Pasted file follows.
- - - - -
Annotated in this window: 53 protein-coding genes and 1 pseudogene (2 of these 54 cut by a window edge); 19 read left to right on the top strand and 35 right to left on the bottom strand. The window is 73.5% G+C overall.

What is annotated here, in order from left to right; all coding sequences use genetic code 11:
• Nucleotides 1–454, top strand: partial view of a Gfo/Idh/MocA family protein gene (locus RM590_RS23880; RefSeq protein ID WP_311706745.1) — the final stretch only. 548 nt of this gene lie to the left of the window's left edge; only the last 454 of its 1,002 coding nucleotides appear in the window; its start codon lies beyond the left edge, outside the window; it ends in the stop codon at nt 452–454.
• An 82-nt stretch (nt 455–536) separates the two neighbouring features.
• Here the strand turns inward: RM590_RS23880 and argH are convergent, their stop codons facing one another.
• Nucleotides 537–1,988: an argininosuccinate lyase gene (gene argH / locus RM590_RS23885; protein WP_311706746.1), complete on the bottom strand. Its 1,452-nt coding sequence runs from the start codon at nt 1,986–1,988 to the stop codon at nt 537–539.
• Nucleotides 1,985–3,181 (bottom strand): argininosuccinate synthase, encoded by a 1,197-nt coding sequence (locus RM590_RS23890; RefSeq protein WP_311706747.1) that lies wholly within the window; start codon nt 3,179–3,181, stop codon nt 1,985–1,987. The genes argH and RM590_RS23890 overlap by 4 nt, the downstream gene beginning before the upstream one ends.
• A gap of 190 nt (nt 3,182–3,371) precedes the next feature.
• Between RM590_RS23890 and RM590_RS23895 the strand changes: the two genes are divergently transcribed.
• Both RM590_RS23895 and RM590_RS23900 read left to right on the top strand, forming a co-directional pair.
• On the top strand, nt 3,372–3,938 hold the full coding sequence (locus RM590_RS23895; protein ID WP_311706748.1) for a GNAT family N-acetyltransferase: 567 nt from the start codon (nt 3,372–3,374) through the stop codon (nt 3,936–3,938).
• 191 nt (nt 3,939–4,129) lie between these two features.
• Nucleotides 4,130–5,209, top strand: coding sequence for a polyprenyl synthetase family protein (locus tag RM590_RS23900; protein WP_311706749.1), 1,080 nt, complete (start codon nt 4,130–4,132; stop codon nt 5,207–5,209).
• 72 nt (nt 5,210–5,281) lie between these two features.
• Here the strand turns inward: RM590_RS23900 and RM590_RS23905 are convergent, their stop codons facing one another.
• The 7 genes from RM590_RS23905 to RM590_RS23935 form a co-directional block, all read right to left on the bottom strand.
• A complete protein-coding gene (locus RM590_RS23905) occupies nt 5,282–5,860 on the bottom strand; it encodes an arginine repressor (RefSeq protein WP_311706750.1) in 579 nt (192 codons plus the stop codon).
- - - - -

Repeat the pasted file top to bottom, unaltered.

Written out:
Annotated in this window: 53 protein-coding genes and 1 pseudogene (2 of these 54 cut by a window edge); 19 read left to right on the top strand and 35 right to left on the bottom strand. The window is 73.5% G+C overall.

What is annotated here, in order from left to right; all coding sequences use genetic code 11:
• Nucleotides 1–454, top strand: partial view of a Gfo/Idh/MocA family protein gene (locus RM590_RS23880; RefSeq protein ID WP_311706745.1) — the final stretch only. 548 nt of this gene lie to the left of the window's left edge; only the last 454 of its 1,002 coding nucleotides appear in the window; its start codon lies beyond the left edge, outside the window; it ends in the stop codon at nt 452–454.
• An 82-nt stretch (nt 455–536) separates the two neighbouring features.
• Here the strand turns inward: RM590_RS23880 and argH are convergent, their stop codons facing one another.
• Nucleotides 537–1,988: an argininosuccinate lyase gene (gene argH / locus RM590_RS23885; protein WP_311706746.1), complete on the bottom strand. Its 1,452-nt coding sequence runs from the start codon at nt 1,986–1,988 to the stop codon at nt 537–539.
• Nucleotides 1,985–3,181 (bottom strand): argininosuccinate synthase, encoded by a 1,197-nt coding sequence (locus RM590_RS23890; RefSeq protein WP_311706747.1) that lies wholly within the window; start codon nt 3,179–3,181, stop codon nt 1,985–1,987. The genes argH and RM590_RS23890 overlap by 4 nt, the downstream gene beginning before the upstream one ends.
• A gap of 190 nt (nt 3,182–3,371) precedes the next feature.
• Between RM590_RS23890 and RM590_RS23895 the strand changes: the two genes are divergently transcribed.
• Both RM590_RS23895 and RM590_RS23900 read left to right on the top strand, forming a co-directional pair.
• On the top strand, nt 3,372–3,938 hold the full coding sequence (locus RM590_RS23895; protein ID WP_311706748.1) for a GNAT family N-acetyltransferase: 567 nt from the start codon (nt 3,372–3,374) through the stop codon (nt 3,936–3,938).
• 191 nt (nt 3,939–4,129) lie between these two features.
• Nucleotides 4,130–5,209, top strand: coding sequence for a polyprenyl synthetase family protein (locus tag RM590_RS23900; protein WP_311706749.1), 1,080 nt, complete (start codon nt 4,130–4,132; stop codon nt 5,207–5,209).
• 72 nt (nt 5,210–5,281) lie between these two features.
• Here the strand turns inward: RM590_RS23900 and RM590_RS23905 are convergent, their stop codons facing one another.
• The 7 genes from RM590_RS23905 to RM590_RS23935 form a co-directional block, all read right to left on the bottom strand.
• A complete protein-coding gene (locus RM590_RS23905) occupies nt 5,282–5,860 on the bottom strand; it encodes an arginine repressor (RefSeq protein WP_311706750.1) in 579 nt (192 codons plus the stop codon).